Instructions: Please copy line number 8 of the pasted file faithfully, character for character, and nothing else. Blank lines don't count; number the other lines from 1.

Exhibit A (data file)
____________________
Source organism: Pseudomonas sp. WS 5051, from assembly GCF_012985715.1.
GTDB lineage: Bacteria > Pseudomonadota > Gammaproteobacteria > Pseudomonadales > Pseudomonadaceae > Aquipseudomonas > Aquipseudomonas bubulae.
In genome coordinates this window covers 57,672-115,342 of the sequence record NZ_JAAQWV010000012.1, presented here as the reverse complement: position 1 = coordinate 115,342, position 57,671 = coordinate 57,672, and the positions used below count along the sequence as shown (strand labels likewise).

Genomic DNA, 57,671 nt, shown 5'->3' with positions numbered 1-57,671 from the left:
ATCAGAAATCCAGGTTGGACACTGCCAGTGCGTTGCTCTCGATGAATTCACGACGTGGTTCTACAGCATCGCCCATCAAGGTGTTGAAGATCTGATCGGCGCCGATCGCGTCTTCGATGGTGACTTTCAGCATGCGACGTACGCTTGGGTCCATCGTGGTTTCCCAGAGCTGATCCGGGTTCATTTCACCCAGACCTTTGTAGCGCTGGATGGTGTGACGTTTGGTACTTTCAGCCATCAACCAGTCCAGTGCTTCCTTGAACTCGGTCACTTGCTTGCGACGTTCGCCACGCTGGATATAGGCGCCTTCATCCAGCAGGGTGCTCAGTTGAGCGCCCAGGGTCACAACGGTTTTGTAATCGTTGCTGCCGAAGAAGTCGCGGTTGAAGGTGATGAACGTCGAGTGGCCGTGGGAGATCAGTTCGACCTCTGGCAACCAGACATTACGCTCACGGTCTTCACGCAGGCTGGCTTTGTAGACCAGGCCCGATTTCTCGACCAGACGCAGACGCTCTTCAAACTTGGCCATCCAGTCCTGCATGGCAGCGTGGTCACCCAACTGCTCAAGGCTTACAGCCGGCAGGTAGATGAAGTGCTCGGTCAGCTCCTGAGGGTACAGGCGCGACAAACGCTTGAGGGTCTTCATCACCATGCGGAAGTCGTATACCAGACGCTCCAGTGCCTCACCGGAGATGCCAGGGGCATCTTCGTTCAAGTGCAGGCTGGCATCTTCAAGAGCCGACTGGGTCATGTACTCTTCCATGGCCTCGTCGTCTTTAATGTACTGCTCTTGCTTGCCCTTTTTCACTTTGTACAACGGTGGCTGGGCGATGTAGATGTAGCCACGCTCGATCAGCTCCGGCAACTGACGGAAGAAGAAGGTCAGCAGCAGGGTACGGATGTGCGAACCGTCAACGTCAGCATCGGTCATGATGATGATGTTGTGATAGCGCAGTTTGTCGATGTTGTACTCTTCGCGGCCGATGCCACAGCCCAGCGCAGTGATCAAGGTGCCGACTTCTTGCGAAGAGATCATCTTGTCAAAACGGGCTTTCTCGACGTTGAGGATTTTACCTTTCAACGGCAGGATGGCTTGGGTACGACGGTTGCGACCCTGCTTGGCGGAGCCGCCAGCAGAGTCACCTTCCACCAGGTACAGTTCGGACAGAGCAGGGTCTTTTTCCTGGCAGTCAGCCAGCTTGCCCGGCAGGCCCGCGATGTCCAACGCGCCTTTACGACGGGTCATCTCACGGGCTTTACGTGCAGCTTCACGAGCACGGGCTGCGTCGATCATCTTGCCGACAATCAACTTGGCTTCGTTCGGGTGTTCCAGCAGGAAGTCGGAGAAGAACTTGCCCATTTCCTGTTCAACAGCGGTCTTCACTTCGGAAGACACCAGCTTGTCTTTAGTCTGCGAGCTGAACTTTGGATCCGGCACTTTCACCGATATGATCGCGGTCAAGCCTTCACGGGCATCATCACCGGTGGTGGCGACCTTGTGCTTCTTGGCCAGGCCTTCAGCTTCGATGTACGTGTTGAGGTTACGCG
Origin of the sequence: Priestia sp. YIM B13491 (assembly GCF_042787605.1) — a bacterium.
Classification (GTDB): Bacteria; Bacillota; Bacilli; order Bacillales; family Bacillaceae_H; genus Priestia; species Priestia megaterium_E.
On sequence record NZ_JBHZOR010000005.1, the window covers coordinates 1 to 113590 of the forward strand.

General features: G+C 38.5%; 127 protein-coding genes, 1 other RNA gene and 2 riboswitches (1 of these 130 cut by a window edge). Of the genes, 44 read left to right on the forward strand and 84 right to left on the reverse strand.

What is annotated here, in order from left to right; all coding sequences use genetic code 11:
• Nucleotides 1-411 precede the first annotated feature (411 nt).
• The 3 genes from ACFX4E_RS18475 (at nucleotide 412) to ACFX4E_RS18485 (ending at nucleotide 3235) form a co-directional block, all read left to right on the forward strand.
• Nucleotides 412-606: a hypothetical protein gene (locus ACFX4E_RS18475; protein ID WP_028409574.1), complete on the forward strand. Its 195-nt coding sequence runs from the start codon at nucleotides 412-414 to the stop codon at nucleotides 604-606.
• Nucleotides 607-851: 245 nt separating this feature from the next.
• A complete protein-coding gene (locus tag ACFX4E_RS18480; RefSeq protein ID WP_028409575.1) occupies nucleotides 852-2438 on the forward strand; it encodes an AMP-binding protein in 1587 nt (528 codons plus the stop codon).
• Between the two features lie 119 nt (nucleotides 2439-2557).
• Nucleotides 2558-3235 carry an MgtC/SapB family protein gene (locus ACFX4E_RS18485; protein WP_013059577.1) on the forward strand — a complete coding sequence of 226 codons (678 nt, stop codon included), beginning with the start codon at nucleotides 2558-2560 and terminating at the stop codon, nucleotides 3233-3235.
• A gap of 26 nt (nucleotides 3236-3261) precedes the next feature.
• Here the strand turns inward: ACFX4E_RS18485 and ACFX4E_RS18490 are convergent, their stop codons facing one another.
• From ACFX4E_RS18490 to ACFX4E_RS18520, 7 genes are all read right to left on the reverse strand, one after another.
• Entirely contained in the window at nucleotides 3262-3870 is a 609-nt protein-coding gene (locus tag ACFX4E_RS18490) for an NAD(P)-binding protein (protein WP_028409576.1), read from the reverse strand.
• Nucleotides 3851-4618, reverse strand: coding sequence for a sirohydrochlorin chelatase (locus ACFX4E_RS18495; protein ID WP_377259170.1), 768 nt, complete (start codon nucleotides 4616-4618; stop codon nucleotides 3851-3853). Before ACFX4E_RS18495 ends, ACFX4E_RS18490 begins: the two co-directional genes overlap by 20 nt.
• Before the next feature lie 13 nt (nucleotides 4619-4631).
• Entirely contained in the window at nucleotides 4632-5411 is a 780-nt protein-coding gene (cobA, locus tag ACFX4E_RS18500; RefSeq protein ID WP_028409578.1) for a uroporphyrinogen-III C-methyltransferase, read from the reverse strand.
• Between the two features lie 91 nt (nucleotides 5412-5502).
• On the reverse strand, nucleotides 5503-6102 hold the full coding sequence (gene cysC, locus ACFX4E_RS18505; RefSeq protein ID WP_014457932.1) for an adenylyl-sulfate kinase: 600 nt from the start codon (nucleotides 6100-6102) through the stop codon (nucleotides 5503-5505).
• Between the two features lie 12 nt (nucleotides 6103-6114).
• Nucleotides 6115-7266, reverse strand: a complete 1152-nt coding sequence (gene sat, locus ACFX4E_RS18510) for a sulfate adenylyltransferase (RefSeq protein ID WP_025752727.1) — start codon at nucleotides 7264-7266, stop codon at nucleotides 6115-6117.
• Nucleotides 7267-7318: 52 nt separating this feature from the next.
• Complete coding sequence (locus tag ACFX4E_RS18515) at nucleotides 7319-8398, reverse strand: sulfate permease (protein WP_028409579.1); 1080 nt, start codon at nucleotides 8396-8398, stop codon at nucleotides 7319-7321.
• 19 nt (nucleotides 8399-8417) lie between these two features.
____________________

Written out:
On sequence record NZ_JBHZOR010000005.1, the window covers coordinates 1 to 113590 of the forward strand.